Business

Kenyan Agri-Tech Startup FarmDrive Secures Latest Round Of Investment From 5 Investors

The investment will allow FarmDrive to scale to US$13 million of loan originations in 2019

The Kenya-based agri-tech startup FarmDrive has received a new round of investment from five international firms including Engineers Without Borders (EWB) Canada, 1 to 4 Foundation, ADAP Seed Fund 2, AK Impact Investors, and The Lakes Charitable Foundation.

Founded by Bosire and Rita Kimani in 2014, FarmDrive, has developed a proprietary lending engine to extend loans to farmers by using a combination of agriculturally relevant data, Know Your Customer (KYC) data, and advanced behavioral analytics.

The agri-tech startup firm has previously raised funding from the likes of Safaricom and EWB Canada. It is expected to use the follow-on investment money to expand its operations and provide access to credit for three million smallholder farmers.

The investment will allow FarmDrive to scale to US$13 million of loan originations in 2019 with minimal losses and exceptional returns using RiPe, a customisable lending engine that will allow lenders to plug in and access low-cost loan origination channels such as USSD, credit scoring, identity verification, and a portfolio management suite that includes recovery and collections, payments, customer support, and advanced real-time data analytics.

“We are delighted for this investment from strategic investors to enable us to build financial identities for more smallholder businesses and scale our low-cost distribution model,” said Peris Bosire, the startup’s co-founder. “We are going where banks haven’t reached and are creating a trust ecosystem in the most unstructured sector in sub-Saharan Africa – Agriculture.”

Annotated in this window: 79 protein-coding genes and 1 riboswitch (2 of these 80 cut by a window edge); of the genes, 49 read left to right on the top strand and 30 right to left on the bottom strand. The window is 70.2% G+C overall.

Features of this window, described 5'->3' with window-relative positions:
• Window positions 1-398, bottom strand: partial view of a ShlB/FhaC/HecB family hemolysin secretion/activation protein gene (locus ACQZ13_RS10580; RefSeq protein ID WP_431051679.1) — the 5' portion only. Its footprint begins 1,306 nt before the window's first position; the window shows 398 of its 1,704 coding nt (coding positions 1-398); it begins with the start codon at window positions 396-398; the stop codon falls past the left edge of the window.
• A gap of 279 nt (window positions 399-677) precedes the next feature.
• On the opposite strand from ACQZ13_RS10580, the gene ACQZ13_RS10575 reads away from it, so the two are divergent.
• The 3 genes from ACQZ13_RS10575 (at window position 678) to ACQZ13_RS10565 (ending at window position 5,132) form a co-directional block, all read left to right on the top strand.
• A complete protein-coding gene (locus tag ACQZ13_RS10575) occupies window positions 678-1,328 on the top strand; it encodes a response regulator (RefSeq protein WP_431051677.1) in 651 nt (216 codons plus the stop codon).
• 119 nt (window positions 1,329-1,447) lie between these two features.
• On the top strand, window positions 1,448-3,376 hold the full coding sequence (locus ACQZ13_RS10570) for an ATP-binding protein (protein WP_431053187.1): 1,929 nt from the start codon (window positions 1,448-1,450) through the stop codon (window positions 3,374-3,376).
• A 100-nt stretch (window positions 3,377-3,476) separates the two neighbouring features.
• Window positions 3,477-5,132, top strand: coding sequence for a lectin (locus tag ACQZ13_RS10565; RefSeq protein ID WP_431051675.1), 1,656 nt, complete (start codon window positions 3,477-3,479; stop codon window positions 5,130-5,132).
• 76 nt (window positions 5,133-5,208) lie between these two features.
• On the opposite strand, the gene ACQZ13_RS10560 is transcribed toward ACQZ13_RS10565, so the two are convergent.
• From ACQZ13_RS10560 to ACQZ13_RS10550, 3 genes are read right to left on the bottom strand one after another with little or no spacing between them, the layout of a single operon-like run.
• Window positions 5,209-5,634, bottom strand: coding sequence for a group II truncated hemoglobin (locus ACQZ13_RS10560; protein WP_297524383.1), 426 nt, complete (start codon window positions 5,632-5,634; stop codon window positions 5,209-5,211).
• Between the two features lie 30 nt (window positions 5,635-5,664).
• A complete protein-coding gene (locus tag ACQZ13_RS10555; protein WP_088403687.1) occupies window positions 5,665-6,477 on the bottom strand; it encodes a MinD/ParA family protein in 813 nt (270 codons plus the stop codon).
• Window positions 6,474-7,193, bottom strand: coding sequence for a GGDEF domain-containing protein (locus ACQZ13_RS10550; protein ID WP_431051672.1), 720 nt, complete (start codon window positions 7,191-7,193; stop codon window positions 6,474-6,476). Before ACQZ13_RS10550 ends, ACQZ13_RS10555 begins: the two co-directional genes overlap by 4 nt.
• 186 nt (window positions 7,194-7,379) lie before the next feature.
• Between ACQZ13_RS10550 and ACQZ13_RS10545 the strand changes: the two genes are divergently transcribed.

In an email sent to Ventureburn, Bosire noted that the investment was “an undisclosed pre-seed round” aimed at helping the startup prepare for its seed raise.

While EWB Canada did not disclose the size of the latest investment in FarmDrive, Elena Haba, acting director of investments at EWB Canada, said the agri-tech company has the potential to shift market attention and fill the credit gap between creditors and underserved small business owners like smallholder farmers.

“We believe that addressing this credit accessibility issue is a seminal first step towards building more inclusive and sustainable economies,” Haba said.

Caroline Finnegan

A professionnal journalist for the past ten years, I cover global news and economic affairs for The Chief Observer.

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